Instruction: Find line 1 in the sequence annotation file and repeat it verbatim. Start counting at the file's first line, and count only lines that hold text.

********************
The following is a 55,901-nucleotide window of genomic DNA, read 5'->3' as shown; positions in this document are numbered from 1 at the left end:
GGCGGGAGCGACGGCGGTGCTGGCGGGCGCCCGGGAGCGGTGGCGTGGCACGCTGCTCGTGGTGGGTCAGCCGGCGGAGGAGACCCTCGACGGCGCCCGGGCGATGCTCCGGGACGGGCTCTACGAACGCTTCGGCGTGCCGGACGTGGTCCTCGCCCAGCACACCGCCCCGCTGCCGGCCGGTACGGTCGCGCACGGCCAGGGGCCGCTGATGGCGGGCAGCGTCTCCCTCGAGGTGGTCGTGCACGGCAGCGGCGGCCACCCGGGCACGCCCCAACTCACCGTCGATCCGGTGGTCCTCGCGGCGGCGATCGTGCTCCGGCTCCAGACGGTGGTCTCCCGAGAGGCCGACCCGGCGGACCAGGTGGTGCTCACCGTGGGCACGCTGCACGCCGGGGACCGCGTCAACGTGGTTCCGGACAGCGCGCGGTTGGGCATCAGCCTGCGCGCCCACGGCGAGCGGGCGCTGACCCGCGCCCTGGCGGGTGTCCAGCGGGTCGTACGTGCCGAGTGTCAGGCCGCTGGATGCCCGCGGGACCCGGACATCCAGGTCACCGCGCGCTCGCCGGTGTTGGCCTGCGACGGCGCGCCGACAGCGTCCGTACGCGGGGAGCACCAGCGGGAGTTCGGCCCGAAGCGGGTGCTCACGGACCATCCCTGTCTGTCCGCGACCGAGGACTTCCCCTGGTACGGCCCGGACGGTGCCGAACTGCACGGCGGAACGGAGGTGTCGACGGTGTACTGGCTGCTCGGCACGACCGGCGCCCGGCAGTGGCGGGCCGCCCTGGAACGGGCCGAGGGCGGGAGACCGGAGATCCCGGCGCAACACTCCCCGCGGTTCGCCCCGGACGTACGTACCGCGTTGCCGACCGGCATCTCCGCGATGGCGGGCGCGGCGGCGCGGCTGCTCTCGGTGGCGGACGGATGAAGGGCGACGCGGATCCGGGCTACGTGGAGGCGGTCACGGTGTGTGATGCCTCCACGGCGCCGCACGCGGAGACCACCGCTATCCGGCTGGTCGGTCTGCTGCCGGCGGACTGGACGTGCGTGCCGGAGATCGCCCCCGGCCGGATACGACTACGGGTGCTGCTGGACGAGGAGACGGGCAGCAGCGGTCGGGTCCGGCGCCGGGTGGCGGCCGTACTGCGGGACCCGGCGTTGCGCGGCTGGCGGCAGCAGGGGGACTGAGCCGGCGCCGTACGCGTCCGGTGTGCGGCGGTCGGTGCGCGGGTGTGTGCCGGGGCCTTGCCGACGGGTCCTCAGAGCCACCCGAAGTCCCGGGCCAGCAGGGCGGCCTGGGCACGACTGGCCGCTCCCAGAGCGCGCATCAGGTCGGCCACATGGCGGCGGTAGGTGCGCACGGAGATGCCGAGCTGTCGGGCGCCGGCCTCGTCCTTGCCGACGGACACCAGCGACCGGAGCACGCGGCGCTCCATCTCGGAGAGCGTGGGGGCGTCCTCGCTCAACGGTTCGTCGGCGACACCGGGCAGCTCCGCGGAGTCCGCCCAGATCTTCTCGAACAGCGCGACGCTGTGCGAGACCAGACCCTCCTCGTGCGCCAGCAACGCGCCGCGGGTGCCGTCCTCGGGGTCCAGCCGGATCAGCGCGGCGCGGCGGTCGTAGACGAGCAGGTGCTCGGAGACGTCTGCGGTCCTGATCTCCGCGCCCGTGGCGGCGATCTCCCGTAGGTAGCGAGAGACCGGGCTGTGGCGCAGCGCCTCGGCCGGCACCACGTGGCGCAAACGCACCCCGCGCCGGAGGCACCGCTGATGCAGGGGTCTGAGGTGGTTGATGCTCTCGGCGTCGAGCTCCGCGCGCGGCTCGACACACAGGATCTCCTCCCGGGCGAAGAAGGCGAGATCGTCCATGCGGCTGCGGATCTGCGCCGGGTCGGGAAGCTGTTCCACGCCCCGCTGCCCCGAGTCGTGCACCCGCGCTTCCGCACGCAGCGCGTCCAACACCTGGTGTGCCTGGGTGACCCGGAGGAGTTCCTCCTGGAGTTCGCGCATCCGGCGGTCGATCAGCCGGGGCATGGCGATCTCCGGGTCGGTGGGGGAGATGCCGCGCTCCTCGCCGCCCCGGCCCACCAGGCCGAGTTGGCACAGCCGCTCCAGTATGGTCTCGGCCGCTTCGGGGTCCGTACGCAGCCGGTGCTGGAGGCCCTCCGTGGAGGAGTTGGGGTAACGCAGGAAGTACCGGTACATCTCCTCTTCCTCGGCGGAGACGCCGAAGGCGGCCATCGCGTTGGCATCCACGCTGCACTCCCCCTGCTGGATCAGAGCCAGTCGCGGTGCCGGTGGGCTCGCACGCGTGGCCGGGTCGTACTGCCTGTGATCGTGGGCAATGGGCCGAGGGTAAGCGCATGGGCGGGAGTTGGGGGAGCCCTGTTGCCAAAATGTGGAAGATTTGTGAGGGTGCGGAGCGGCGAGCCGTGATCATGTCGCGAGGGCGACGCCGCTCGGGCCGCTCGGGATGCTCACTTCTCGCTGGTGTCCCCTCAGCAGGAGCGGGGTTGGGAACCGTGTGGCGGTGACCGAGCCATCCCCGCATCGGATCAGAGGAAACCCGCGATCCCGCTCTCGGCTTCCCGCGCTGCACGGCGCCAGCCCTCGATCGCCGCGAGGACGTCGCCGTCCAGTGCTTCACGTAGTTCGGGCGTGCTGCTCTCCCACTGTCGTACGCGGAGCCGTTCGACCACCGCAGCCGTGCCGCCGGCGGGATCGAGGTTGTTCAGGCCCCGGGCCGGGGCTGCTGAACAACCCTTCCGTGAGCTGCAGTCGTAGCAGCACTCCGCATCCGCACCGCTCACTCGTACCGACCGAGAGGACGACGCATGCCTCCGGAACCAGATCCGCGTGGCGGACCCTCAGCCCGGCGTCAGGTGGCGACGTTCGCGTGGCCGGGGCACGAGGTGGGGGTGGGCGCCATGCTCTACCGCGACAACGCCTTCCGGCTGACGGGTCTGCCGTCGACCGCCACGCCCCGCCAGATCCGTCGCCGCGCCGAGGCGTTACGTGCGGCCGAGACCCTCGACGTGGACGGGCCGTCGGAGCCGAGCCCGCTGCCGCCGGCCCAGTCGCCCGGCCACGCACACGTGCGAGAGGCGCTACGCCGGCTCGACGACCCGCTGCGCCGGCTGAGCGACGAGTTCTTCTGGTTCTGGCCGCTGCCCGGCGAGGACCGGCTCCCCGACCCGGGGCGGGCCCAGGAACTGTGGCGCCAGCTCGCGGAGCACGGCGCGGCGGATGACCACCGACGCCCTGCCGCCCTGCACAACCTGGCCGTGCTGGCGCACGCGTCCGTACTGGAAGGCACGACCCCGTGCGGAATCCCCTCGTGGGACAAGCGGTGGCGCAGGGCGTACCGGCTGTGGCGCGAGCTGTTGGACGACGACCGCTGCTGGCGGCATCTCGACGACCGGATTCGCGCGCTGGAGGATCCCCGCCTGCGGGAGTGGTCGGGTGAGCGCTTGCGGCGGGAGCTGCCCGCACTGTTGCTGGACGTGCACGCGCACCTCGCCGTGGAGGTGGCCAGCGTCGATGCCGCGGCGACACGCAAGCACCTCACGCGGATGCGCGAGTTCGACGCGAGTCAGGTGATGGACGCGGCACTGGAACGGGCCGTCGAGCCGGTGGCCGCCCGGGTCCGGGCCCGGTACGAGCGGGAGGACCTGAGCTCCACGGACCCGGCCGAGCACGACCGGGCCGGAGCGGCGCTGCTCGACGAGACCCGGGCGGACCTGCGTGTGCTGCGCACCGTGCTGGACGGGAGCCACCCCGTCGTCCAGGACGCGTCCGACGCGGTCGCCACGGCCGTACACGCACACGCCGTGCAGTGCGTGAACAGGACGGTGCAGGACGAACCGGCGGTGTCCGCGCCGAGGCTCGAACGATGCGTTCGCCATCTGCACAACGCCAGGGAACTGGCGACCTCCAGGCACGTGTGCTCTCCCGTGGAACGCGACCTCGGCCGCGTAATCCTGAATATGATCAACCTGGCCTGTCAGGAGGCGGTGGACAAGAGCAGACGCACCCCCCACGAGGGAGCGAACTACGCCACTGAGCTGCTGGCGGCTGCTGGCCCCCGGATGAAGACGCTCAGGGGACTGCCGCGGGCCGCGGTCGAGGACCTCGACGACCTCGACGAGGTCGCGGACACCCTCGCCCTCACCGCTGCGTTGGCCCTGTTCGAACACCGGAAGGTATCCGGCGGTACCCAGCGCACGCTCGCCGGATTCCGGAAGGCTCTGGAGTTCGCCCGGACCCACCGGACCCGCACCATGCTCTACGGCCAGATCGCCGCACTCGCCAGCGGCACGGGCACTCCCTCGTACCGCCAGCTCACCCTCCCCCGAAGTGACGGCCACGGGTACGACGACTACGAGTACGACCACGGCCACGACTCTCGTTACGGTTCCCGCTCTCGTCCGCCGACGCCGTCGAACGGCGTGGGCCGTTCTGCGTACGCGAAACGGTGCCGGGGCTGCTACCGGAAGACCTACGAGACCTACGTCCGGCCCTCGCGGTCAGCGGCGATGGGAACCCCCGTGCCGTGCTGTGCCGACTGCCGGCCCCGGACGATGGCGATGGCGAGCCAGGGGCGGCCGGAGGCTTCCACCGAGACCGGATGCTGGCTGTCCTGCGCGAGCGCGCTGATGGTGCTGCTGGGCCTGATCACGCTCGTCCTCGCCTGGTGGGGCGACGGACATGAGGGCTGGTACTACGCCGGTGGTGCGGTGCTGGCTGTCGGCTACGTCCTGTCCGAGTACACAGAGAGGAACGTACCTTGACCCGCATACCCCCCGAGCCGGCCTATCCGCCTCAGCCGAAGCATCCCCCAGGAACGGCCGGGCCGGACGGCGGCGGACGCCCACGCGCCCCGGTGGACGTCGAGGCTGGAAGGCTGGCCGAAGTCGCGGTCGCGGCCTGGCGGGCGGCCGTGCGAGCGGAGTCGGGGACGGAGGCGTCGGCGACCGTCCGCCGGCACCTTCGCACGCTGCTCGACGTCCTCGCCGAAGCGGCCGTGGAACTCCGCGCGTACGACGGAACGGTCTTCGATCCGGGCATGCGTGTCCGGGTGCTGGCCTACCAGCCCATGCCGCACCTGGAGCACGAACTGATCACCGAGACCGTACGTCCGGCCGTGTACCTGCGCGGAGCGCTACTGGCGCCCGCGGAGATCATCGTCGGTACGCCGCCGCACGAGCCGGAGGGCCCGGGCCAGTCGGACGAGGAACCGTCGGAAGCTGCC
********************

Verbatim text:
The following is a 55,901-nucleotide window of genomic DNA, read 5'->3' as shown; positions in this document are numbered from 1 at the left end: